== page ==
Maybe we should start referring to this year's El Niño as Elvis. After all, scientists are now saying that the ocean temperature event, which affects global weather, is possibly one of the most powerful since the days when The King at the top of the charts.
In its latest update, the World Meteorological Organization - the UN's authoritative body for studying weather and ocean-atmosphere interaction - says the 2015-2016 El Niño event is the strongest since 1997-1998 and is potentially among the four strongest events since 1950.
WMO also said that the peak strength of this El Niño is expected to occur from October to next January, but that its impacts are already evident in some regions and will be more apparent for at least the next four to eight months.
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In case you're still unclear on the concept, The Scripps Institution of Oceanography explains that El Niño is a temporary change in the climate of the Pacific ocean, in the region around the equator, which becomes slightly warmer. Normally, east-to-west winds push warm water westward and pull up colder deep water to replace it in the east, moderating ocean temperatures.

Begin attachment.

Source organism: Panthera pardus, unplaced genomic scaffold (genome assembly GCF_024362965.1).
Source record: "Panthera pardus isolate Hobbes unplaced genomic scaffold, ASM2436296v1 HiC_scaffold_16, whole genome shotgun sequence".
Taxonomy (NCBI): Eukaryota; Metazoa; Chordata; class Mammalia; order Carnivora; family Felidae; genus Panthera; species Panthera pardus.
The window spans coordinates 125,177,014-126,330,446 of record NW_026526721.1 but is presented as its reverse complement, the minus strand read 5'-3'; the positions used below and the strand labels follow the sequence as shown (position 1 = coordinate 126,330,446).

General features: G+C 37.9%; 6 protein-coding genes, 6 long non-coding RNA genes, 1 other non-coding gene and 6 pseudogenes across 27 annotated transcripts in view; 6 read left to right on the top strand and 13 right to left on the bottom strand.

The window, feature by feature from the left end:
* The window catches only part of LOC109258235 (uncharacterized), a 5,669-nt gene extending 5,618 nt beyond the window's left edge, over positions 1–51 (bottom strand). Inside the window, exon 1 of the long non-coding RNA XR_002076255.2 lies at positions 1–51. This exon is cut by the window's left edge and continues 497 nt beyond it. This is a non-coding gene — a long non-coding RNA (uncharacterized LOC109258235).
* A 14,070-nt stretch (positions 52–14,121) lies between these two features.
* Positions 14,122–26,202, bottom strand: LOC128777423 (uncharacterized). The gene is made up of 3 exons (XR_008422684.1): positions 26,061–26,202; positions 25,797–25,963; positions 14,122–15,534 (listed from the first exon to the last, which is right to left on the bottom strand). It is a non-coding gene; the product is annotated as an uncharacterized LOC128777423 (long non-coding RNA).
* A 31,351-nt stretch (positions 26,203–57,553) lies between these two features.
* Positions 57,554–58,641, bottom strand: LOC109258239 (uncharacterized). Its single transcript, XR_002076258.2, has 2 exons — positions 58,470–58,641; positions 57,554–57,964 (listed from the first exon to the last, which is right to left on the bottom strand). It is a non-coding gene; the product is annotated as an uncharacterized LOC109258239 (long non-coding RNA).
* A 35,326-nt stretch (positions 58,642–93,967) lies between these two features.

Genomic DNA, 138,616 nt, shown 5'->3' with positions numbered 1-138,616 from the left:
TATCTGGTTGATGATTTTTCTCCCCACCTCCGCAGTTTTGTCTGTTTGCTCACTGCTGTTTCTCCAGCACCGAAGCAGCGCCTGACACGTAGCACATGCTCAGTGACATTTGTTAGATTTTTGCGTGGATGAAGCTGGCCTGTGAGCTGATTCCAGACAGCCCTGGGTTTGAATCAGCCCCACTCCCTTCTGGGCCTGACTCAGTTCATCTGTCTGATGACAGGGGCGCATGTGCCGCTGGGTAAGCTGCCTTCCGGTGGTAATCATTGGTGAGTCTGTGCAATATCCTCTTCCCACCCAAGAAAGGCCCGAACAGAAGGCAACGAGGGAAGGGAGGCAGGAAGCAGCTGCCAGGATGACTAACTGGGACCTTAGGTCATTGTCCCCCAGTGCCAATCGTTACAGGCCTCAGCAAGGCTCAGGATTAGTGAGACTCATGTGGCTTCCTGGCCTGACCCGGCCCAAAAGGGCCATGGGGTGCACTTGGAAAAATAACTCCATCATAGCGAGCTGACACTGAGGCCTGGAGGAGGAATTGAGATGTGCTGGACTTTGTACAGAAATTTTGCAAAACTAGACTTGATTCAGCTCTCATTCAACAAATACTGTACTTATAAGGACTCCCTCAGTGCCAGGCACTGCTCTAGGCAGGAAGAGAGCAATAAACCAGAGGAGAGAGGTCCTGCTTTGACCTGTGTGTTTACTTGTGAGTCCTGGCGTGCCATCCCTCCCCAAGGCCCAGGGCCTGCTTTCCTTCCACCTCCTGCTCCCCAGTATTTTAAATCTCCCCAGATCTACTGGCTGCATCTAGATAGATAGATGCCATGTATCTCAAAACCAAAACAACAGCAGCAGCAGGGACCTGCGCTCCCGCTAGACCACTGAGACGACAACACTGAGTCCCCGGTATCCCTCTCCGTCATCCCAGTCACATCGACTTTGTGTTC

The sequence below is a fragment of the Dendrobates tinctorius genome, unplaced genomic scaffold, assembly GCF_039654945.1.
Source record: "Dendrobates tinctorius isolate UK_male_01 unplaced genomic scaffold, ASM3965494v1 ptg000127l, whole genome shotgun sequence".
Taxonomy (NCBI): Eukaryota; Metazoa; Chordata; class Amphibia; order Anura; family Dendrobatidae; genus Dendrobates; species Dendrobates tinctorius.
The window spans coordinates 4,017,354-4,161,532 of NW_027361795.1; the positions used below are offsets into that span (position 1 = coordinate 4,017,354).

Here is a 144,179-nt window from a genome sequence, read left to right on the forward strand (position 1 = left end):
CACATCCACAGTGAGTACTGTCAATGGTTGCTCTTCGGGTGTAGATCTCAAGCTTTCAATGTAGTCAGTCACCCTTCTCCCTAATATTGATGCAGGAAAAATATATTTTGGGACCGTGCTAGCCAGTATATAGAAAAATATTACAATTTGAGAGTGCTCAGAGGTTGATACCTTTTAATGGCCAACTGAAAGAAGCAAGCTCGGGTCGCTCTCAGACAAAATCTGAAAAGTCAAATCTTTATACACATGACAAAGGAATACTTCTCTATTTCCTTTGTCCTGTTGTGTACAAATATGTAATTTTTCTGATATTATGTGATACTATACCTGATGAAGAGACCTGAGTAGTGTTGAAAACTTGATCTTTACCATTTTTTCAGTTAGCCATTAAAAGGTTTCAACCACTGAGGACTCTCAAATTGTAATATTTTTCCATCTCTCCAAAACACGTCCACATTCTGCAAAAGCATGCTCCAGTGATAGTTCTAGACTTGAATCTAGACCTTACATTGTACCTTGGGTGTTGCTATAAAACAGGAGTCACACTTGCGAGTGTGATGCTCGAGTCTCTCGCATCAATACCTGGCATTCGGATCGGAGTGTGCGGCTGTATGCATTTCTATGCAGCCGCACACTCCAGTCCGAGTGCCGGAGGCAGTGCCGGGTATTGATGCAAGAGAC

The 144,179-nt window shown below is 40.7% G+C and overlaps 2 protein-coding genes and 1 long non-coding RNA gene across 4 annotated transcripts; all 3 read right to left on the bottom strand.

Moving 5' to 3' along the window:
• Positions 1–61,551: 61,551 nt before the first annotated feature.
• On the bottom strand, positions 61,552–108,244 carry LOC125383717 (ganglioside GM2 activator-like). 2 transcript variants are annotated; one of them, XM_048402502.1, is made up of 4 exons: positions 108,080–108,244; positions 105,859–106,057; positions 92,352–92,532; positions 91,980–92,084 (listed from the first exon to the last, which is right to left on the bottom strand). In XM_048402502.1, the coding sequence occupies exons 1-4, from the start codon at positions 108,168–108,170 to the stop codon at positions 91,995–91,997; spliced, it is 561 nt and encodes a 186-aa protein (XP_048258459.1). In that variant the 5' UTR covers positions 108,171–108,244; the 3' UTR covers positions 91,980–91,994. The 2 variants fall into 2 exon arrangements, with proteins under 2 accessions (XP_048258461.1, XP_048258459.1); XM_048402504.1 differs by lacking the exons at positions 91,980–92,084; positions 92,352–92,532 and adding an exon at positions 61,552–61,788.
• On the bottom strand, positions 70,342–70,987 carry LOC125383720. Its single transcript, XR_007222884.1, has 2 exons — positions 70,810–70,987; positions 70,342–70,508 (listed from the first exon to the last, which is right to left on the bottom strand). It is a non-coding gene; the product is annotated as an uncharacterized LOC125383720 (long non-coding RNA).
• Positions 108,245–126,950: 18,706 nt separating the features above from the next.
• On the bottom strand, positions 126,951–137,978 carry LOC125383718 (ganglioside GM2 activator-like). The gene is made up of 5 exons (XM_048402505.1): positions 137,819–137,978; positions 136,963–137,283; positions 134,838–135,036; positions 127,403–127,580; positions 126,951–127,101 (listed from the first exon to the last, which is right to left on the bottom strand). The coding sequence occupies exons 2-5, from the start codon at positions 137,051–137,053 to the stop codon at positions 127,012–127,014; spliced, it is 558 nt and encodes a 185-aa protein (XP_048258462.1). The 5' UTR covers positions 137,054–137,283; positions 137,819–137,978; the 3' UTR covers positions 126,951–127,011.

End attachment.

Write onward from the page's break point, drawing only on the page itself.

In an El Niño season, those winds weaken, so that the warm water drifts eastward and cold water isn't pulled up to replace it. That, in turn, can cause all sorts of unusual weather effects, ranging from more intense storms along the west coast of North America and heavier rainfall in the Southeastern United States, to drought in Indonesia and Australia.
So why is this year's El Niño so potent? David Carlson, director of the WMO co-sponsored World Climate Research Programme, explains in the release that the 2015 El Niño is the first to take place since the rapid melting of Arctic sea ice and snow cover. The unprecedented combination of these two factors has us heading into uncharted weather territory.
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"This is a new planet," Carlson says. "Will the two patterns reinforce each other or cancel each other? We have no precedent. Climate change is increasingly going to put us in this situation. We don't have a previous event like this."
Here's the historical data on El Niño events since 1950.